No Man's Sky recently released for the PlayStation 4 and PC, and it's been getting mixed reviews – some fairly negative, like Polygon's rating of 6. What's interesting is how negative some of the social media reaction has been, and I think part of that is due to the sky-high expectations that had been set for the game. Kyle Orland over at Ars Technica summed up the situation pretty well in this article: "After years of vague marketing, this might not be the game you imagined."
Ever since the teaser video for No Man's Sky dropped at the VGX awards in 2013, people have been waiting breathlessly for the game. A dedicated fan base developed even before release, and there were many times in the media that praise was lavished on the game for its immense size and procedural techniques for generating huge numbers of worlds.
On release, though, many have been disappointed with No Man's Sky. The gameplay has been criticized as rather dull and repetitive, the procedural generation may generate lots of different visuals but planets feel very similar in the resources and other aspects. Numerous bugs with the initial Windows release added to the criticisms.
Often, the complaints seemed to be that the game was not what the player expected. I suspect that this was the result of players getting excited about the game from limited information, and then projecting their own desires onto what was essentially a tabula rasa. Hello Games talked about the procedural generation algorithms, and showed some beautiful planetary scenes, and threw around numbers like 18 quadrillion planets. As far as describing the game play went, though, the information was pretty sparse up until right before the release. It seemed like there would be exploration, and some crafting, and some combat, but exactly how these worked and what players would actually spend their time doing was not at all clear.
Here's a very revealing quote from Orland's article, talking about a post by Hello Games' Sean Murray, made right before the launch: "Murray clearly and concisely laid out the four key pieces of No Man's Sky's gameplay loop: exploring, trading with NPCs, combat, and survival/crafting. He also acknowledged, however, that the game exists in quite another form in many potential players' heads.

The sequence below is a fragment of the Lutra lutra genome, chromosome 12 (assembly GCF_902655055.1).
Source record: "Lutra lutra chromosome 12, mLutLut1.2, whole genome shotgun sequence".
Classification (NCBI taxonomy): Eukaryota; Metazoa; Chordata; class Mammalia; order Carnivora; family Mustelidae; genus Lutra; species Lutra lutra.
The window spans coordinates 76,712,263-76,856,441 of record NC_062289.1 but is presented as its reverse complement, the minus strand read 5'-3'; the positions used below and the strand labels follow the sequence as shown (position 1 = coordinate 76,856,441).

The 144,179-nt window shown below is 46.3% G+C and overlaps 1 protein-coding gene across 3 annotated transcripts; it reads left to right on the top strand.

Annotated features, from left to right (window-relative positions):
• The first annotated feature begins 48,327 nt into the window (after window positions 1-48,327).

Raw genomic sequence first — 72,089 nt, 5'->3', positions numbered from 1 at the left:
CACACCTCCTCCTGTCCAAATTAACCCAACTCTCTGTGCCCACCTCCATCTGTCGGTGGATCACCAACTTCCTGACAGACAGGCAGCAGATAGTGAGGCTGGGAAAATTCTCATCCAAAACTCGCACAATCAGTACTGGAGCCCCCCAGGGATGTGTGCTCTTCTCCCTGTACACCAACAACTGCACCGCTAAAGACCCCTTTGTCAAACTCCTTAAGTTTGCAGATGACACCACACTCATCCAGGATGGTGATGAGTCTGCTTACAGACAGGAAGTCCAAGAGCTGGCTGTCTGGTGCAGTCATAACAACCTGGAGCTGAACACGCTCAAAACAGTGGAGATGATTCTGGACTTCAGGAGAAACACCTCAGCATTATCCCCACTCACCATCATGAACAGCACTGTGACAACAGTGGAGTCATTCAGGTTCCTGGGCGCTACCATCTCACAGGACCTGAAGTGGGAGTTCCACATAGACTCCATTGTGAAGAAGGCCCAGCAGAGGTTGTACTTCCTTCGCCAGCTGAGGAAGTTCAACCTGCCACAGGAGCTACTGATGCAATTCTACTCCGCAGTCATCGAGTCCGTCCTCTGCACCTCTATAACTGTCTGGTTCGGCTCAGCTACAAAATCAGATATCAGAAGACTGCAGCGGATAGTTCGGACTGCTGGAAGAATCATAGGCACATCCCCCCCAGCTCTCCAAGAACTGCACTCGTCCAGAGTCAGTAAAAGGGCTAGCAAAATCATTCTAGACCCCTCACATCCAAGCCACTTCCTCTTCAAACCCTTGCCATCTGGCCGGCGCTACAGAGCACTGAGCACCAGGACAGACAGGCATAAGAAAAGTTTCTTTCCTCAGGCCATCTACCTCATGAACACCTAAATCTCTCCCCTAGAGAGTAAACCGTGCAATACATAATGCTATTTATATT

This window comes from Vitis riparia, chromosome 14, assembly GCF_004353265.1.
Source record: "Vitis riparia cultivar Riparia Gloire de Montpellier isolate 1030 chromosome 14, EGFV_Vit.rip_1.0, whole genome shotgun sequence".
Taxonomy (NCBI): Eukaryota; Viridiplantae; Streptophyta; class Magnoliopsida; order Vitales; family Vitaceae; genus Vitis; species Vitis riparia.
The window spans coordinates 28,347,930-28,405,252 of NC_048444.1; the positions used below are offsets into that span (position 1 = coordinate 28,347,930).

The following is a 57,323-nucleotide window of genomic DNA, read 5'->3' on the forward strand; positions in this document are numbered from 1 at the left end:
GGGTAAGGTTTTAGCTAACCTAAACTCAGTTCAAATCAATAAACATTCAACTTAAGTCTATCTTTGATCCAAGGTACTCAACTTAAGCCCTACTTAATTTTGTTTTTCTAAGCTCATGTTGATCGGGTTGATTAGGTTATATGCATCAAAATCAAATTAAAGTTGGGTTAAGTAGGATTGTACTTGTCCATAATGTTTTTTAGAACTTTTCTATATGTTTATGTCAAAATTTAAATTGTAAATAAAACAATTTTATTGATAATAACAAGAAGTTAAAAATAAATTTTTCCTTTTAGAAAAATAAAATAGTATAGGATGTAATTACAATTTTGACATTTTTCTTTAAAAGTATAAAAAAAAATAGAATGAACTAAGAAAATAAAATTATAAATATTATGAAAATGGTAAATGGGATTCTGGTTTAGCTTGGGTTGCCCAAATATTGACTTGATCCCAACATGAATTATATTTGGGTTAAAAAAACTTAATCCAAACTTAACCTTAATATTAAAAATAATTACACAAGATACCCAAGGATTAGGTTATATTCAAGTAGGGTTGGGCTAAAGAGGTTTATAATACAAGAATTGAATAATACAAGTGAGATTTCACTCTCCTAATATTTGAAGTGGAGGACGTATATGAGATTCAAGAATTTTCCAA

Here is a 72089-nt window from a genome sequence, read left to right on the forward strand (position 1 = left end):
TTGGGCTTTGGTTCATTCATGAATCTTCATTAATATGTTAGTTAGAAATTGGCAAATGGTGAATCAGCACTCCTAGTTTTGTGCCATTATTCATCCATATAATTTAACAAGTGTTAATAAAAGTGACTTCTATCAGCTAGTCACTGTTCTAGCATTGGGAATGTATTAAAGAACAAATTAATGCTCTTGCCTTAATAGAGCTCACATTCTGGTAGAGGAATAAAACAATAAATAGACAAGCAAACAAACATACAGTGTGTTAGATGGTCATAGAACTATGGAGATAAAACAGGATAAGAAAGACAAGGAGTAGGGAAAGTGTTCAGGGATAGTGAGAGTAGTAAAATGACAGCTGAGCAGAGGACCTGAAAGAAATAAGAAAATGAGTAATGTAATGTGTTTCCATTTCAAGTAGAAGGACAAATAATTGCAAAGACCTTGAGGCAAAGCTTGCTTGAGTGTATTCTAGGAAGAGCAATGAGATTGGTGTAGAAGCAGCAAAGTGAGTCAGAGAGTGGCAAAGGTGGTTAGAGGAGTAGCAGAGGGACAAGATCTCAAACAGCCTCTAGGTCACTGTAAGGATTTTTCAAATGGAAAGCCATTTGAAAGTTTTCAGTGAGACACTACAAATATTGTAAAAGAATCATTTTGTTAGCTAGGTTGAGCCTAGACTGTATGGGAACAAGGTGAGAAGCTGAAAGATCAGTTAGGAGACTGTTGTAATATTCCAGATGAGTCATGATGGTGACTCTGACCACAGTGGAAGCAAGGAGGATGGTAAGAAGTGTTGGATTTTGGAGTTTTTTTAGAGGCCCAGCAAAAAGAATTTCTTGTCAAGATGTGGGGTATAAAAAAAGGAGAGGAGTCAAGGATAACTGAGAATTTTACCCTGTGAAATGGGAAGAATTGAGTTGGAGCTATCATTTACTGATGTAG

"That means this maybe isn’t the game you *imagined* from those trailers. If you hoped for things like PvP multiplayer or city building, piloting freighters, or building civilisations… that isn’t what NMS is. Over time it might become some of those things through updates. For instance, freighters and building bases *are* coming!... At launch though, it’s an infinite procedural sci-fi-space-survival-sandbox unlike anything you have ever played before" [emphasis added]
Basically, by keeping very quiet for a long time about what the game actually had you do, Hello Games allowed people to spin their own ideas of what would be in the game. It became some sort of Minecraft/EVE Online/Destiny mashup... a far cry from what it actually is.
So what's the result of all this hype? Right now, it seems like the game is selling very well on Steam. The game hit 212,620 people playing it concurrently on launch day, which is the biggest Steam game this year. It compares well with 2011's Skyrim, which went on to sell 3.5 million copies.
Is the message then that vague marketing and hype is a good thing? If your interest is a short-term one, it would seem so. It may well be that in the long run, Hello Games will make more from the game because of this early hype than if they had been more restrained about marketing it. Or, perhaps, the game may fizzle out quickly, with people not sticking around to see improvements made to bring it closer to what they had imagined it to be. Right now, it certainly seems like the added hype has paid off.
That's something I'm uncomfortable with, though. I'd rather let the audience generate enthusiasm based on how good the game actually is for them, not based on how good I was at igniting expectations. I suppose it means that at heart, I'm more comfortable as a game designer than as a marketer. At some level, though, I'd like to believe that in the long run I'd make more money by honestly marketing great products than I would by promoting them in ways that the games don't really live up to. Or, at least, I'll sleep better at night.